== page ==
A competency is a skill that equips an individual to perform a specific task. Just as a mechanic requires a precise set of skills to fix cars, leaders require a certain array of competencies to enact effective leadership.
Leadership is an often misunderstood, has nebulous concepts, is difficult to define and is frequently contested, owing to the diversity of contexts in which leadership can be expressed. As a consequence, there is an overabundance of models, frameworks and theories to describe leadership.
We’ll address five executive core competencies:
- Leading people
- Leading change
- Communicating and building coalitions
- Exercising business judgment
- Being results-driven
The competency of leading people emphasizes the ability to develop and implement strategies to maximize employee performance and foster high ethical standards in meeting your organization’s vision, mission and goals.
Within this competency of leading people, we must include:
- Team building – Where leaders inspire, motivate and guide others toward accomplishment of the organizations goals; encourage and facilitate cooperation within the organization to develop a common focus; and develop leadership skills in others through coaching, mentoring, rewarding and guiding employees.
- Cultural awareness – Where leaders champion cultural diversity in the workforce.
- Integrity and honesty – Where leaders foster a high standard of ethics and instill mutual trust and confidence.
- Conflict management – Where leaders attend to the morale and organizational-climate issues by identifying and preventing potential negative confrontations.
Leading change requires the ability to develop and implement an organizational vision and to incorporate that vision into the organization’s core values. It also involves the ability to foster a work environment that encourages creative thinking and the ability to maintain focus, intensity and persistence, even under adversity.
Change is the most difficult competency to deal with. As we all know, the fire service prefers tradition to change. Well, “tradition and we’ve always done it this way” isn’t going to work in this day and age. We have to think about the safety of fellow firefighters, the communities and ourselves.
There are two key points to leading change:
- Demonstrate openness to different ways others do things by employing a continual spirit of learning: apply new thought, new technology or even traditional technology and traditional thought processes in a new way.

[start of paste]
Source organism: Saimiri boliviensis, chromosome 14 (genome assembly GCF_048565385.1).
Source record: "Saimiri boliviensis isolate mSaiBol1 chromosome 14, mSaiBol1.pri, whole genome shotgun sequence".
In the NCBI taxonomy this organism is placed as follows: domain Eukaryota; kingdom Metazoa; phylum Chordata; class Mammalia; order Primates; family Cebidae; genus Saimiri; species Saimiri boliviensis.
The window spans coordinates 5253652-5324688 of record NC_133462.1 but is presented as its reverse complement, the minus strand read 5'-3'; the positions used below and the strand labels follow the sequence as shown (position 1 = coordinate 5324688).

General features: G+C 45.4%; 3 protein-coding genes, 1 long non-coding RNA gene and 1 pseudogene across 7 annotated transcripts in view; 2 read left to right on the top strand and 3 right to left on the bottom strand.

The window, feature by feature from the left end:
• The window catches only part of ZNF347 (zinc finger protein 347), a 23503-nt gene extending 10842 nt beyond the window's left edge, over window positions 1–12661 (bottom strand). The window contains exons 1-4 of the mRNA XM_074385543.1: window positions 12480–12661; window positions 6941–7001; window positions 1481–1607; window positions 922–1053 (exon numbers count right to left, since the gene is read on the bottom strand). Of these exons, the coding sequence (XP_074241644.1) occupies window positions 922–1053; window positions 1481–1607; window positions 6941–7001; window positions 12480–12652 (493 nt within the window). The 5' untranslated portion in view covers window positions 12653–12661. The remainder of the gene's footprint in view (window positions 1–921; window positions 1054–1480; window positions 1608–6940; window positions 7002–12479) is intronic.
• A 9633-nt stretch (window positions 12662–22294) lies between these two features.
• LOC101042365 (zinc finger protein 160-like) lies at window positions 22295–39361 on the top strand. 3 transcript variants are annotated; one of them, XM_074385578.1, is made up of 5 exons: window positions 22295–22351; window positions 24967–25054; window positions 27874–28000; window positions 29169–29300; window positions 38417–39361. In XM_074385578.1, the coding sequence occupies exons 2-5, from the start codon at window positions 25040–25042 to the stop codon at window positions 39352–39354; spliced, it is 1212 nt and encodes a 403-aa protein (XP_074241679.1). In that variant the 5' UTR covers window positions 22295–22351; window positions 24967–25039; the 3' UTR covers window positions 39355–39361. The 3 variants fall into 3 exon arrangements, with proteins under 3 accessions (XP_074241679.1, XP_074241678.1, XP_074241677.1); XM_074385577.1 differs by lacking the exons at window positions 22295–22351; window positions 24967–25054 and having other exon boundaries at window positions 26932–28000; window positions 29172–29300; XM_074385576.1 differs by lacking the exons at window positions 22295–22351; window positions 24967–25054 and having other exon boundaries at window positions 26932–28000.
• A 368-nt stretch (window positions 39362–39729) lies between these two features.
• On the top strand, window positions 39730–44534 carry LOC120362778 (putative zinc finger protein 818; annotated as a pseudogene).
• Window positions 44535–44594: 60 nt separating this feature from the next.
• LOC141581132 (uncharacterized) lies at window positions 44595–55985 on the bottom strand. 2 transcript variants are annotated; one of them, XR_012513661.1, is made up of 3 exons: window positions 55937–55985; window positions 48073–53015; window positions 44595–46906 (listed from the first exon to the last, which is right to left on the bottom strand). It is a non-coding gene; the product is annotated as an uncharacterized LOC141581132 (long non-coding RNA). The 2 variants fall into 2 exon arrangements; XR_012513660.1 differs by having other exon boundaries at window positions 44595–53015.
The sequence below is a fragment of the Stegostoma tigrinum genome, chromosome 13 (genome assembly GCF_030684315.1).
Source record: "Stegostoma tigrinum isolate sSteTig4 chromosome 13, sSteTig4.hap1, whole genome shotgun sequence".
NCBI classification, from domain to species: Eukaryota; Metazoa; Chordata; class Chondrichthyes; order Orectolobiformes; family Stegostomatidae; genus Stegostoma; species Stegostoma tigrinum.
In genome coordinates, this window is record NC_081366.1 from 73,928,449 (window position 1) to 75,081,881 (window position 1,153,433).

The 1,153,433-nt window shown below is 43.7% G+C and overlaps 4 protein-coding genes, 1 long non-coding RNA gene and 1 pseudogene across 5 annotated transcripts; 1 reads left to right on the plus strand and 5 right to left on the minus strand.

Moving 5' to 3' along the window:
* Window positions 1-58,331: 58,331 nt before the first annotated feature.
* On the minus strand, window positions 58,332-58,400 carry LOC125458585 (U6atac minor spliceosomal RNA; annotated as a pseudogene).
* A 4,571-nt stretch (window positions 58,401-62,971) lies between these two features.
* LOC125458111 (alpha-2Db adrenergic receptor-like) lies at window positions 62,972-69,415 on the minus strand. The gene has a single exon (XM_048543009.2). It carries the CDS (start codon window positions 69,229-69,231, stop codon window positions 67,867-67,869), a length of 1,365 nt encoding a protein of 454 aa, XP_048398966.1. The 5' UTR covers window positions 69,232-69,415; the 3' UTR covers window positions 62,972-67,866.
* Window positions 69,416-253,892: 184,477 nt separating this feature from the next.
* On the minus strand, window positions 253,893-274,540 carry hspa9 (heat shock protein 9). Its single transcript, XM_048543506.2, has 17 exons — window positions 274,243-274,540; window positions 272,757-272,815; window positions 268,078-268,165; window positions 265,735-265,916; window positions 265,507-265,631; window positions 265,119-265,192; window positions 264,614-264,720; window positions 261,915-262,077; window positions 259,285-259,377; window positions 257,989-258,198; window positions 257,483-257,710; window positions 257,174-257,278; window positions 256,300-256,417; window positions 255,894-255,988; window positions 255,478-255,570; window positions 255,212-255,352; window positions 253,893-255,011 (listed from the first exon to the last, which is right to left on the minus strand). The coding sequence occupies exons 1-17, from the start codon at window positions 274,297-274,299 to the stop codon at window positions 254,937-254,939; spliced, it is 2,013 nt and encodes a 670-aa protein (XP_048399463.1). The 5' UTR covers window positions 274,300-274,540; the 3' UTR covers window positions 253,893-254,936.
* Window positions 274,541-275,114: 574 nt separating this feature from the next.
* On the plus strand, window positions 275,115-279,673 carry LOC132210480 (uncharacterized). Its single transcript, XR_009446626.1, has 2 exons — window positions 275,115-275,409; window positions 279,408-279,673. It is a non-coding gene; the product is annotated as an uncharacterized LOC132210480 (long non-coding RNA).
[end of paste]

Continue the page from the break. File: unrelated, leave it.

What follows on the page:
- Recognize and understand forces on the outside of the organization.
Communicating and Building Coalitions
Leaders need to be able to explain and advocate facts and ideas in a convincing manner while communicating and negotiating with individuals and groups.
Additionally, they need to develop a network with other organizations and individuals who can help solve issues and identify the internal and external forces that impact the work of the organization.
Other key aspects of communicating and building coalitions include:
- Employing interpersonal skills
- Communicating through both the spoken and the written word
- Influencing and negotiating
- Operating in the government environment
Remember, texting and emails may be taken out of context since your audience can’t interpret your interpersonal skills through the screen.
Exercising Business Judgment
Leaders must apply the principles of management generally used in the private sector to manage a public-sector operation. They must be able to exercise financial, HR and technology management to accomplish the organization’s mission. The bottom line of this competency is effective and efficient decision-making. Ask yourself these questions as a leader of your organization:
- Have I selected the right people for the job?
- Do I use excellence as the standard to lead the workforce?
- Do I have a well-trained, competent workforce?
- Do I use technology to its best advantage or use it just for the sake of it?
- Do I encourage prudent risk-taking?
This competency stresses accountability and continuous improvement. It includes the ability to make timely and effective decisions and produce results through strategic planning and the implementation and evaluation of programs and policies.
Jo-Ann Lorber, EFO, CFO, CEM, is a battalion chief for Fort Lauderdale (Fla.) Fire Rescue. She is the secretary/treasurer for the Executive Fire Officers Section and a member of the Professional Development, Emergency Management and Program Planning Committees; she has been a member of the IAFC since 2005.